Above 4 and upto 8  years100 years50 years
Above 8 and upto 18 years110 years55 years

● In case of couple, the composite age of the prospective adoptive parents shall be counted.

● The minimum age difference between the child and either of the prospective adoptive parents shall not be less than twenty-five years.

● The age criteria for prospective adoptive parents shall not be applicable in case of relative adoptions and adoption by stepparent.

● Couples with three or more children shall not be considered for adoption except in case of special need children as defined in sub-regulation (21) of regulation 2, hard to place children as mentioned in regulation 50 and in case of relative adoption and adoption by step-parent.

Using the abovementioned act transgenders can seemingly adopt if they are married or prefer to adopt as a single parent. While marriage may still be challenging for many transgenders to achieve the option to adopt as single parent seems to be plausible solution if they pass the eligibility critetia set out by CARA. The term single parent is not defined under the act however, considering that the same section necessitates the consent of both spouses for married parties, a single parent can therefore be assumed to be a parent who is not in a marital relationship. This means that even people living in live in relationship can now adopt. Since there are no legal limiters on live in relationships and the courts on multiple occasions have recognized that two consenting adults can agree to live with each other, such an arrangement might seem feasible.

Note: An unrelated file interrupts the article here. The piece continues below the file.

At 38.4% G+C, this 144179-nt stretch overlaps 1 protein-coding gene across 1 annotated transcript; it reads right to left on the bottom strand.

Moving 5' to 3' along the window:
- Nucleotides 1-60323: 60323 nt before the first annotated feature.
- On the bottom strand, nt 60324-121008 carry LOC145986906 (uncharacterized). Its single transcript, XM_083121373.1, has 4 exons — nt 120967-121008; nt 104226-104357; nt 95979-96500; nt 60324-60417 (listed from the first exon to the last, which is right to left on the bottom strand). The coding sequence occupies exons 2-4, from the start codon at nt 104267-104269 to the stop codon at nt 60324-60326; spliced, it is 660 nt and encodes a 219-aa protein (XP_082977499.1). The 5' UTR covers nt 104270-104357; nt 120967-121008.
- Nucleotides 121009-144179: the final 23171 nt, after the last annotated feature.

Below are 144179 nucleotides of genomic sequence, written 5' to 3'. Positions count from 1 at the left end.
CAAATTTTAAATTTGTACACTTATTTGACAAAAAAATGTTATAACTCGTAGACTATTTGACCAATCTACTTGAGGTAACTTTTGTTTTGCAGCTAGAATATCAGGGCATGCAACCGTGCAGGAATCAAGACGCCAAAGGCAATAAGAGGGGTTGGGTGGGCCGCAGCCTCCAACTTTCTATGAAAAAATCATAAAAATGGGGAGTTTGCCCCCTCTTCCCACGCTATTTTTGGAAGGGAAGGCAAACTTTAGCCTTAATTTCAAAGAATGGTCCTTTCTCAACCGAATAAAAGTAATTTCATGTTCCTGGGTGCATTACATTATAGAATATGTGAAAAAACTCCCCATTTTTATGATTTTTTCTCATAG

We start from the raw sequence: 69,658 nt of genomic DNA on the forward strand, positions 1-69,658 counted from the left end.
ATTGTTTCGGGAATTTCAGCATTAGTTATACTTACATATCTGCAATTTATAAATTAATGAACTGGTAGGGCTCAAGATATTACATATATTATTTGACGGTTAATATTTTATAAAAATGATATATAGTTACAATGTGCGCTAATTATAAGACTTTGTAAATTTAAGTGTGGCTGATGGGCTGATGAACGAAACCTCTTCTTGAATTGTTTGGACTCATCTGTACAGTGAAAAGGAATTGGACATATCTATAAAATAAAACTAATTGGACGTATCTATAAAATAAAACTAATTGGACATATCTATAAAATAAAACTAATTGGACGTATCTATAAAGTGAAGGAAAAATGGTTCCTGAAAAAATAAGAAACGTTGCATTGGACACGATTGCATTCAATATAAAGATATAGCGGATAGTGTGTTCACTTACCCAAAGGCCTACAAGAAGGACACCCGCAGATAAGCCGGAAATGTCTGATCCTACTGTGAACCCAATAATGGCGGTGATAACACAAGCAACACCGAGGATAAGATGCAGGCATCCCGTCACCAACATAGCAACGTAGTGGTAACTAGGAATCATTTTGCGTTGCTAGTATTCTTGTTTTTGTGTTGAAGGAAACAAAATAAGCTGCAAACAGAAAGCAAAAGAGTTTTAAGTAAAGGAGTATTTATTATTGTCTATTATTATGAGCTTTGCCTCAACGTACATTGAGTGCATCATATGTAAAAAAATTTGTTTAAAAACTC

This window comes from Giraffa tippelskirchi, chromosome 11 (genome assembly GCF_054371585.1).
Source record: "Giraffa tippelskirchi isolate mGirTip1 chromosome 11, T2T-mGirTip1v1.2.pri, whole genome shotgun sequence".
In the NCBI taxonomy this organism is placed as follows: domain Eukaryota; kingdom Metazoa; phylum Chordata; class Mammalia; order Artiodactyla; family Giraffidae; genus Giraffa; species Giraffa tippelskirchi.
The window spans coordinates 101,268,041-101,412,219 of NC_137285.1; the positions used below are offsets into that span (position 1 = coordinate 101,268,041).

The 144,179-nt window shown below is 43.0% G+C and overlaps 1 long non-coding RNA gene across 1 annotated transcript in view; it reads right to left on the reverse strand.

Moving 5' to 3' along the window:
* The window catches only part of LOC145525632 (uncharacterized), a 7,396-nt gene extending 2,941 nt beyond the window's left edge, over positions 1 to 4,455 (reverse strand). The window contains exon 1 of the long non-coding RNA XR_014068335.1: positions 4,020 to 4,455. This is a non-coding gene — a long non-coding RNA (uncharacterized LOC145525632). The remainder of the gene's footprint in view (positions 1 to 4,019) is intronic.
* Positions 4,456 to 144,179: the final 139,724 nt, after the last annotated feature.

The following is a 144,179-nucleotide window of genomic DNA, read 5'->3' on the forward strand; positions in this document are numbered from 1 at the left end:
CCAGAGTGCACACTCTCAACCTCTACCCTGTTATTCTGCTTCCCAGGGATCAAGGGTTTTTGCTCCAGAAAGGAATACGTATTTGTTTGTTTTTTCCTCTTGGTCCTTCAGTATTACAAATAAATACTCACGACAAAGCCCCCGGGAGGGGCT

However, the Print in Feb reports that while the Adoption Regulations ,2017 allow single women to adopt to children there is no specific mention for same sex and transgender couples for adopting children. When senior lawyer and Activist Anand Grover sought to use the CARA helpline for clarity it mentioned that there is no such provision that allows same sex and transgender couples to adopt children. This news although recent goes against the 2015 mandate of CARA when it filed its affidavit in the Bombay High Court refuting the agenda that gays, lesbians and transgender cannot adopt children and replying that anyone can adopt children provided they fulfilled the adoption criteria set up by CARA.

While there is a rising number of judgements recognizing self-perceived gender identity in various fields, there are still many obstacles in the way of the transgender community. The first hurdle in their path was identity, the next hurdle was recognition and decriminalization of their sexual relationships and now the last hurdle seems to be the right to parenthood. While existing judgements carve out possible loopholes for this sexual minority proper guidance from courts is still needed to arrive at a better clarity for establishing their rights.